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From threats of respiratory infections in newborns to the looming burden of Alzheimer’s in the elderly, it might seem illness and death are winning the battle against humankind.
In fact, people in 2014 will continue to gain ground against disease, living longer and healthier lives than ever. The world’s population has topped 7bn and continues to increase, as the risks of surviving infancy fall and average life expectancy keeps rising.
This year should see continued progress in efforts to tackle infections. Following the success with smallpox in the 1980s, Guinea worm is moving towards its likely status as the second human disease ever to be eradicated. With fresh outbreaks in Syria and Israel, polio will prove more difficult, despite its apparent elimination from India.
The recent dissemination of a vaccine specifically for meningitis A in Africa will swiftly save lives. There will be longer-term benefits from other vaccines distributed more broadly in low-income settings, with donor funding via the Global Alliance for Vaccines and Immunisation. These will protect against rota virus, a cause of often fatal diarrhoeal infections, pneumococcal disease, and HPV, a source of cervical cancer.
Similar funding commitments by donors are spreading life-saving therapies more broadly. The Global Fund to fight Aids, TB and Malaria has been pivotal in helping slow death from those three diseases, aided by new drugs and broader dissemination.
For the 180m people infected with hepatitis C – a cause of cirrhosis and liver cancer – there is far greater hope this year of access to a cure, thanks to effective oral combination treatments.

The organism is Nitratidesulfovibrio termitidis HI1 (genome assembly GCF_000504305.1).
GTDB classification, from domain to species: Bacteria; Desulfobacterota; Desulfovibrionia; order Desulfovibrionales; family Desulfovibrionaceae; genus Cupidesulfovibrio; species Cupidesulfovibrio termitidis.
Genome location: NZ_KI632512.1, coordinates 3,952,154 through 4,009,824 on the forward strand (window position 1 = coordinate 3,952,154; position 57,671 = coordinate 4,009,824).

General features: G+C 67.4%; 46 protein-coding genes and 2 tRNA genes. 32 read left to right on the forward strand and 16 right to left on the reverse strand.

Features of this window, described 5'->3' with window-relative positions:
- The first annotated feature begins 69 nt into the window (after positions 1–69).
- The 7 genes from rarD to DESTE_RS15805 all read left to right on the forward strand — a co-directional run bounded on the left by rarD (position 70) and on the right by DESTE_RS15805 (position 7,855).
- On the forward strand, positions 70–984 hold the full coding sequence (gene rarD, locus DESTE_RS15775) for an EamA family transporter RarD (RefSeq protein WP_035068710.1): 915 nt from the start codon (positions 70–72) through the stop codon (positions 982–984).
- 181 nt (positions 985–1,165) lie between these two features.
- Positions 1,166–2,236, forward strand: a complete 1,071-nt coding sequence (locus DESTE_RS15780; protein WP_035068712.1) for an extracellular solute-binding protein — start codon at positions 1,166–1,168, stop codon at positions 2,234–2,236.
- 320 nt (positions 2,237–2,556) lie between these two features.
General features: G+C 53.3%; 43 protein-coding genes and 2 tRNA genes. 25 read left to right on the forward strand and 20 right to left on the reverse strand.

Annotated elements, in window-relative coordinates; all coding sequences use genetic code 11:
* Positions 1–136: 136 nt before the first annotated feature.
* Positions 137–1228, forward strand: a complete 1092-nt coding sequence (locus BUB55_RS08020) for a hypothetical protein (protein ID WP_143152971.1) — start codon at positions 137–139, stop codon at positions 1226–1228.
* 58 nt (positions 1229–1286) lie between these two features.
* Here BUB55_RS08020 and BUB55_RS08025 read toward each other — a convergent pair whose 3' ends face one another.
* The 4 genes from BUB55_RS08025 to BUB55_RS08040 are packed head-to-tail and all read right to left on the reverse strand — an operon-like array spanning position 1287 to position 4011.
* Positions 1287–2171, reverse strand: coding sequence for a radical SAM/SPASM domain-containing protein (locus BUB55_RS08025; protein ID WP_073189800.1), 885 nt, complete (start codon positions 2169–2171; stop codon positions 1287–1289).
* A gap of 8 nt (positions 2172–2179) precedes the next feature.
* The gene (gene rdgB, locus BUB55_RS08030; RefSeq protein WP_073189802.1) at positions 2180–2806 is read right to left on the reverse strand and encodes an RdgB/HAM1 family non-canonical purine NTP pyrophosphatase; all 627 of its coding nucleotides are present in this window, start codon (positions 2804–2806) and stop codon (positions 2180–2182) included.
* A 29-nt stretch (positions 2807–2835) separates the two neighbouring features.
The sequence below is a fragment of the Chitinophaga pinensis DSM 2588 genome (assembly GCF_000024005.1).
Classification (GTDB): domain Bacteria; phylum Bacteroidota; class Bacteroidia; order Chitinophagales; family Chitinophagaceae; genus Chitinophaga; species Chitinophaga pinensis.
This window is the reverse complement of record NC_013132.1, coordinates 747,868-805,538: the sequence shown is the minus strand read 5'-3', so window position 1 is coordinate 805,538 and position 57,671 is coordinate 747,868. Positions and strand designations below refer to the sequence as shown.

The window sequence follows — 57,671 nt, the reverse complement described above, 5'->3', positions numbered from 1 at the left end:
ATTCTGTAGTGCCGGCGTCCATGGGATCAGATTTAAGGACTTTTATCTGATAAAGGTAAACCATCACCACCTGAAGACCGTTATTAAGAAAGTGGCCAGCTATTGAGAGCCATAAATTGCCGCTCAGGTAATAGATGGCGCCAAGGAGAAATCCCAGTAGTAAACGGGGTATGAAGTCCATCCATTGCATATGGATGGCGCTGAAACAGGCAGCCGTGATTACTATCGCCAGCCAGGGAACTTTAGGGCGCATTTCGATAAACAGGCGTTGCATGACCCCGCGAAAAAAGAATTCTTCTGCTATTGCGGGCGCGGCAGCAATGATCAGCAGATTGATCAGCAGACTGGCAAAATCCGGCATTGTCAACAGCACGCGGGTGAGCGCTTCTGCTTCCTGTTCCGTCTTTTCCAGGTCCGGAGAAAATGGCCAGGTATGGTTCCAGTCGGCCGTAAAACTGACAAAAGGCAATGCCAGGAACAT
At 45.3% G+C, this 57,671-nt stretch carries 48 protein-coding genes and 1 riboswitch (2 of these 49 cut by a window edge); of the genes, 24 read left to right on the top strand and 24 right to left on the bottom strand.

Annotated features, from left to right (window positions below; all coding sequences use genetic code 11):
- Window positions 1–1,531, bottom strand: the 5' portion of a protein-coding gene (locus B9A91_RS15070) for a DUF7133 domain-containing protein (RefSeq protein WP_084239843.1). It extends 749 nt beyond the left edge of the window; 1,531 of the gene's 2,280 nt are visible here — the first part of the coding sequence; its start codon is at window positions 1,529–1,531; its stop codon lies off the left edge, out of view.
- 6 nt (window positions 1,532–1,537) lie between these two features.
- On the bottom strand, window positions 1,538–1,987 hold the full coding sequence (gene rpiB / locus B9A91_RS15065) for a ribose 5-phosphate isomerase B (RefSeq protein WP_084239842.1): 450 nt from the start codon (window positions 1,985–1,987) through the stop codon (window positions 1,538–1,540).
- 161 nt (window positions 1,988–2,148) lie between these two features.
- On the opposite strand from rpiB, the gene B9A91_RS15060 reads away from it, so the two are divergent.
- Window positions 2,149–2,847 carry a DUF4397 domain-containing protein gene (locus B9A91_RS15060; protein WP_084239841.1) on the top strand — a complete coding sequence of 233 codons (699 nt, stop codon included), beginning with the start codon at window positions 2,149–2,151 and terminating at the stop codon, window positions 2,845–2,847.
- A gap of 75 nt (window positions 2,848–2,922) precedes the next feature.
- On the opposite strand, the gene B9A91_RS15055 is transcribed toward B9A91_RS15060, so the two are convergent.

There has also been progress with treatments for autoimmune diseases such as rheumatoid arthritis, multiple sclerosis and several cancers. Immunotherapy – using the body’s own immune system to tackle cancer – is beginning to take off, and there are breakthroughs in gene therapy.
The sharply falling cost of genetic testing – now as little as $1,000 for the full genome – is finally offering the prospect of significant advances towards personalised, more targeted treatments notably for cancer and some rare diseases.
Yet new pharmaceuticals will only be of limited service in improving health. Without more radical ways to reduce the failure rates, regulatory hurdles and escalating costs of innovation, the high prices of drugs will continue to exclude many of those most affected – whether in low-income countries or among the uninsured or underinsured in the developed world.
Better adherence to existing medicines offers potential to improve outcomes for many patients. Enhanced diagnosis, access to doctors and support are just as important. Prevention is probably the most effective of all – but often has only long-term benefits and has suffered funding restrictions in recent years.
The developing world is lagging behind on efforts to improve maternal and child health to meet the 2015 Millennium Development Goals, but not because medicines are too expensive. Most of the required drugs are cheap generics, but without better facilities, more trained staff and improved pharmacy supply chains, treatments are failing to make a difference.
A focus on more equitable and universal healthcare coverage will continue to gather momentum this year. “Obamacare”, despite continued political resistance and poor implementation so far, offers some prospect of improvements in the US. China, India, Brazil, Ghana, Indonesia, Mexico and other countries are also giving the issue more attention.
There will be more experimentation over transparency, accountability and incentives to reward improved health outcomes. But it risks being undermined in countries such as the UK by a tendency for politicians to berate and scapegoat doctors, and to impose new targets that encourage gamingor manipulating results rather than trying to achieve better outcomes for patients.
Much of the greatest improvement in health outcomes will be the result of factors beyond the control of the medical system: better nutrition and sanitation; reduced road accidents and smoking; and healthier lifestyles.
Mental health and the growing burden of dementia also highlight the need for society to destigmatise and adjust to many long-neglected conditions that will not disappear soon. They must instead trigger a broader debate on how to provide greater social support.
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